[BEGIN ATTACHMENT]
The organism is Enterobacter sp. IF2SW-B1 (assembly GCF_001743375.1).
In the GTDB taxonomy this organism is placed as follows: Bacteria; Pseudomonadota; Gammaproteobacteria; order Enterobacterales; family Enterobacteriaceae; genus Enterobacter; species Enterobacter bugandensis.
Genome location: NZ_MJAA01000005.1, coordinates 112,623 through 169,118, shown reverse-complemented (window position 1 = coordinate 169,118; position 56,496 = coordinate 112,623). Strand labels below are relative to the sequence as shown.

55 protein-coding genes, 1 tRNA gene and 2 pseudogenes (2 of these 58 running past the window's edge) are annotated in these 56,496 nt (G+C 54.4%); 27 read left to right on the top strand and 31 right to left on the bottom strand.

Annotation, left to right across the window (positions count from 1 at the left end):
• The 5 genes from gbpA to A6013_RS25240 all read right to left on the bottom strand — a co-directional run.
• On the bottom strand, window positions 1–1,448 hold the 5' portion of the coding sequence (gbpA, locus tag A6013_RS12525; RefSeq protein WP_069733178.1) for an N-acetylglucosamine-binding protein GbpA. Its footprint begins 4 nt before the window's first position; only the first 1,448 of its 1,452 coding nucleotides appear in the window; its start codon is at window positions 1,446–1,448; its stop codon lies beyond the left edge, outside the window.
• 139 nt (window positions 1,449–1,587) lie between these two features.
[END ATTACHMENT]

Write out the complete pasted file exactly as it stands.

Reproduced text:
The organism is Enterobacter sp. IF2SW-B1 (assembly GCF_001743375.1).
In the GTDB taxonomy this organism is placed as follows: Bacteria; Pseudomonadota; Gammaproteobacteria; order Enterobacterales; family Enterobacteriaceae; genus Enterobacter; species Enterobacter bugandensis.
Genome location: NZ_MJAA01000005.1, coordinates 112,623 through 169,118, shown reverse-complemented (window position 1 = coordinate 169,118; position 56,496 = coordinate 112,623). Strand labels below are relative to the sequence as shown.

55 protein-coding genes, 1 tRNA gene and 2 pseudogenes (2 of these 58 running past the window's edge) are annotated in these 56,496 nt (G+C 54.4%); 27 read left to right on the top strand and 31 right to left on the bottom strand.

Annotation, left to right across the window (positions count from 1 at the left end):
• The 5 genes from gbpA to A6013_RS25240 all read right to left on the bottom strand — a co-directional run.
• On the bottom strand, window positions 1–1,448 hold the 5' portion of the coding sequence (gbpA, locus tag A6013_RS12525; RefSeq protein WP_069733178.1) for an N-acetylglucosamine-binding protein GbpA. Its footprint begins 4 nt before the window's first position; only the first 1,448 of its 1,452 coding nucleotides appear in the window; its start codon is at window positions 1,446–1,448; its stop codon lies beyond the left edge, outside the window.
• 139 nt (window positions 1,449–1,587) lie between these two features.